Binocular iPad Game vs Patching for Treatment of Amblyopia in Children: A Randomized Clinical Trial

JAMA Ophthalmol. 2016 Dec 1;134(12):1402-1408. doi: 10.1001/jamaophthalmol.2016.4224.


Importance: Fellow eye patching has long been the standard treatment for amblyopia, but it does not always restore 20/20 vision or teach the eyes to work together. Amblyopia can be treated with binocular games that rebalance contrast between the eyes so that a child may overcome suppression. However, it is unclear whether binocular treatment is comparable to patching in treating amblyopia.

Objectives: To assess the effectiveness of a binocular iPad (Apple Inc) adventure game as amblyopia treatment and compare this binocular treatment with patching, the current standard of care.

Design, setting, and participants: This investigation was a randomized clinical trial with a crossover design at a nonprofit eye research institute. Between February 20, 2015, and January 4, 2016, a total of 28 patients were enrolled in the study, with 14 randomized to binocular game treatment and 14 to patching treatment.

Interventions: Binocular game and patching as amblyopia treatments.

Main outcomes and measures: The primary outcome was change in amblyopic eye best-corrected visual acuity (BCVA) at the 2-week visit. Secondary outcomes were change in stereoacuity and suppression at the 2-week visit and change in BCVA at the 4-week visit.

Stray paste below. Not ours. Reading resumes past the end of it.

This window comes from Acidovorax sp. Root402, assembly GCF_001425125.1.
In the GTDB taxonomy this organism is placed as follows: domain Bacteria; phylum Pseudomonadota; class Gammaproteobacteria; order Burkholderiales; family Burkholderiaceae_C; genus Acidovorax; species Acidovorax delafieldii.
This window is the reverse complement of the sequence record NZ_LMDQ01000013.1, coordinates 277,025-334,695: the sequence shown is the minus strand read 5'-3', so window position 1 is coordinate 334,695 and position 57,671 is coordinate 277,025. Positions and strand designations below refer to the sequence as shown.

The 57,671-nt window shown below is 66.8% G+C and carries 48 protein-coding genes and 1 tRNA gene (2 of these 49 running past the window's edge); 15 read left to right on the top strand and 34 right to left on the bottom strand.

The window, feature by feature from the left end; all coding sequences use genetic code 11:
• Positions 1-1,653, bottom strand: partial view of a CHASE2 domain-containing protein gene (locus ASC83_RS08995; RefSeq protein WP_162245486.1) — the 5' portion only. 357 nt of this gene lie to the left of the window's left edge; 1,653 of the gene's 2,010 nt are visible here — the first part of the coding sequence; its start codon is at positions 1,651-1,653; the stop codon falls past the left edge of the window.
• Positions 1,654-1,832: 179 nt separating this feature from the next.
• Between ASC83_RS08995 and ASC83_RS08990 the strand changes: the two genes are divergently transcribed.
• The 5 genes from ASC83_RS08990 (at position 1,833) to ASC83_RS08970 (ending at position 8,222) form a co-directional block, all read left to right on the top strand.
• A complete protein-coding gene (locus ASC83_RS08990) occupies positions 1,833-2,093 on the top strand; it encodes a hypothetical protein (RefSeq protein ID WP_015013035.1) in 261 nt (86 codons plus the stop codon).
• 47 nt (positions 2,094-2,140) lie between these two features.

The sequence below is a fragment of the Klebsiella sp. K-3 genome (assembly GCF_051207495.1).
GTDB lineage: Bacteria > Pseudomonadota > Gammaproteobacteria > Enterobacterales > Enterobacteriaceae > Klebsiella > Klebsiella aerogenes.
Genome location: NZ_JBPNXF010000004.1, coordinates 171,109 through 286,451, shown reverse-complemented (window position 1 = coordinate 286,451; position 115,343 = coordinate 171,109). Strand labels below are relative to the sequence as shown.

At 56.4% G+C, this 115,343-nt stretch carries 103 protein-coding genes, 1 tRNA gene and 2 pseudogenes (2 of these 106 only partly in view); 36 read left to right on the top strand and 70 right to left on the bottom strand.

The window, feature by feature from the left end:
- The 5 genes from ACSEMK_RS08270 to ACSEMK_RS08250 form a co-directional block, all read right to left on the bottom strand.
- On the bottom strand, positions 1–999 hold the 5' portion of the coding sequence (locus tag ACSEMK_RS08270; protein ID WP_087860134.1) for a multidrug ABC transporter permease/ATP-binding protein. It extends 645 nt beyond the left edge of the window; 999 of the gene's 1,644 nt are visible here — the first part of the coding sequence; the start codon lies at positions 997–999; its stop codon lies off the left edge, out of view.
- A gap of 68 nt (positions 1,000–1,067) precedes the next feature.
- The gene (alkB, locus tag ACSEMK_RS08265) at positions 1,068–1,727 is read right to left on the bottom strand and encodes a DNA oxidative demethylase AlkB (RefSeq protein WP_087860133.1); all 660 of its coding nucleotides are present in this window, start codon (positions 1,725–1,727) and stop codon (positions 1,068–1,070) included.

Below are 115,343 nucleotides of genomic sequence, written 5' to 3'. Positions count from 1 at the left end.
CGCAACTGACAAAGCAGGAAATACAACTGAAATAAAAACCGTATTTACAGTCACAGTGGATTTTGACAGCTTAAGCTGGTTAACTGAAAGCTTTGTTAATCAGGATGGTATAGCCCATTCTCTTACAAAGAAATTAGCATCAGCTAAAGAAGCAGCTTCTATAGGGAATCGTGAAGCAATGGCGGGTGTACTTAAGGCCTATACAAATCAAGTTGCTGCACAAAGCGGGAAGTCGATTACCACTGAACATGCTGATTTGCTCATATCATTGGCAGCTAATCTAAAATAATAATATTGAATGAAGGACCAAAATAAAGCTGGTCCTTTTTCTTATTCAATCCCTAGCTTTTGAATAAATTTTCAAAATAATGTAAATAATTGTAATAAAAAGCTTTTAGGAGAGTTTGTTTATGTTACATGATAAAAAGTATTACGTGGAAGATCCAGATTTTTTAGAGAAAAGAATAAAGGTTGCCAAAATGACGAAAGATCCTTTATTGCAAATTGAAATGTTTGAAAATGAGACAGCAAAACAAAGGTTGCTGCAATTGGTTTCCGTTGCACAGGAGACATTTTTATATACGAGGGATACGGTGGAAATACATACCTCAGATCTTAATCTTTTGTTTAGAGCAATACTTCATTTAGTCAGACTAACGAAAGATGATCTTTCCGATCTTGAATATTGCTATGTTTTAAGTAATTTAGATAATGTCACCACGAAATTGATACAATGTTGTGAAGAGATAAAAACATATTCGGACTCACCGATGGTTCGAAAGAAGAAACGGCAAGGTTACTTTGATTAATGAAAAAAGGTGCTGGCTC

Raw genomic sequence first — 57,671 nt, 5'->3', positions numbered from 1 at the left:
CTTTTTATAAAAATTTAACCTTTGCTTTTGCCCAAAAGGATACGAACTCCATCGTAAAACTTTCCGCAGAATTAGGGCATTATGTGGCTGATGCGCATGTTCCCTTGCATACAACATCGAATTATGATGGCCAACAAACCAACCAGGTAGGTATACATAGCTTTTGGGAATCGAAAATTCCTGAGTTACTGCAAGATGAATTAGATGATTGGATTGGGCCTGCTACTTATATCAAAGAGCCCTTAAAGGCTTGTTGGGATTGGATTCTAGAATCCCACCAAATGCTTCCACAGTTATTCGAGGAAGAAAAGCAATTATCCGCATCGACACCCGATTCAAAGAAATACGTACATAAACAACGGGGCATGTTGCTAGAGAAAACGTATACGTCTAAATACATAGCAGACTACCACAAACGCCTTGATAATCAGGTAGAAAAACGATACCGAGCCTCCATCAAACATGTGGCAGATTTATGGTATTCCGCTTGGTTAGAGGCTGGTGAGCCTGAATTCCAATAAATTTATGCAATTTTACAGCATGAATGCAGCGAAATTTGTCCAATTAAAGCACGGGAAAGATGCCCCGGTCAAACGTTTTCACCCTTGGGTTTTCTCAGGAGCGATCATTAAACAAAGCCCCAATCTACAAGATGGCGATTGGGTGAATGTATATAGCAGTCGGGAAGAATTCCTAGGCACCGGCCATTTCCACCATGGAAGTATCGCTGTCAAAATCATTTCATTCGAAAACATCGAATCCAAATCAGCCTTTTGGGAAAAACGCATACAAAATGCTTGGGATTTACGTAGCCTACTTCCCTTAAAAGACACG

Results: Among 28 children, the mean (SD) age at baseline was 6.7 (1.4) years (age range, 4.6-9.5 years), and 7 (25%) were female. At baseline, the mean (SD) amblyopic eye BCVA was 0.48 (0.14) logMAR (approximately 20/63; range, 0.3-0.8 logMAR [20/40 to 20/125]), with 14 children randomized to the binocular game and 14 to patching for 2 weeks. At the 2-week visit, improvement in amblyopic eye BCVA was greater with the binocular game compared with patching, with a mean (SD) improvement of 0.15 (0.08) logMAR (mean [SD], 1.5 [0.8] lines) vs 0.07 (0.08) logMAR (mean [SD], 0.7 [0.8] line; P = .02) after 2 weeks of treatment. These improvements from baseline were significant for the binocular game (mean [SD] improvement, 1.5 [0.8] lines; P < .001) and for patching (mean [SD] improvement, 0.7 [0.8] line; P = .006). Depth of suppression improved from baseline at the 2-week visit for the binocular game (mean [SD], 4.82 [2.82] vs 3.24 [2.87]; P = .03) and for patching (mean [SD], 4.77 [3.10] vs 2.57 [1.67]; P = .004). Patching children crossed over to binocular game treatment, and all 28 children played the game for another 2 weeks. At the 4-week visit, no group difference was found in BCVA change, with children who crossed over to the binocular games catching up with children treated with binocular games, for a mean (SD) improvement of 0.17 (0.10) logMAR (mean [SD], 1.7 [1.0] lines) for the binocular game vs a mean (SD) improvement of 0.16 (0.12) logMAR (mean [SD], 1.6 [1.2] lines) for the patching crossover (P = .73).

Conclusions and relevance: A binocular iPad game was effective in treating childhood amblyopia and was more efficacious than patching at the 2-week visit. Binocular games that rebalance contrast to overcome suppression are a promising additional option for treating amblyopia.

Trial registration: Identifier: NCT02365090.

Publication types

  • Multicenter Study
  • Randomized Controlled Trial

MeSH terms

  • Amblyopia / physiopathology*
  • Amblyopia / therapy
  • Child
  • Child, Preschool
  • Computers, Handheld*
  • Cross-Over Studies
  • Eyeglasses*
  • Female
  • Follow-Up Studies
  • Humans
  • Male
  • Retrospective Studies
  • Treatment Outcome
  • Video Games*
  • Vision, Binocular / physiology*
  • Visual Acuity / physiology

Associated data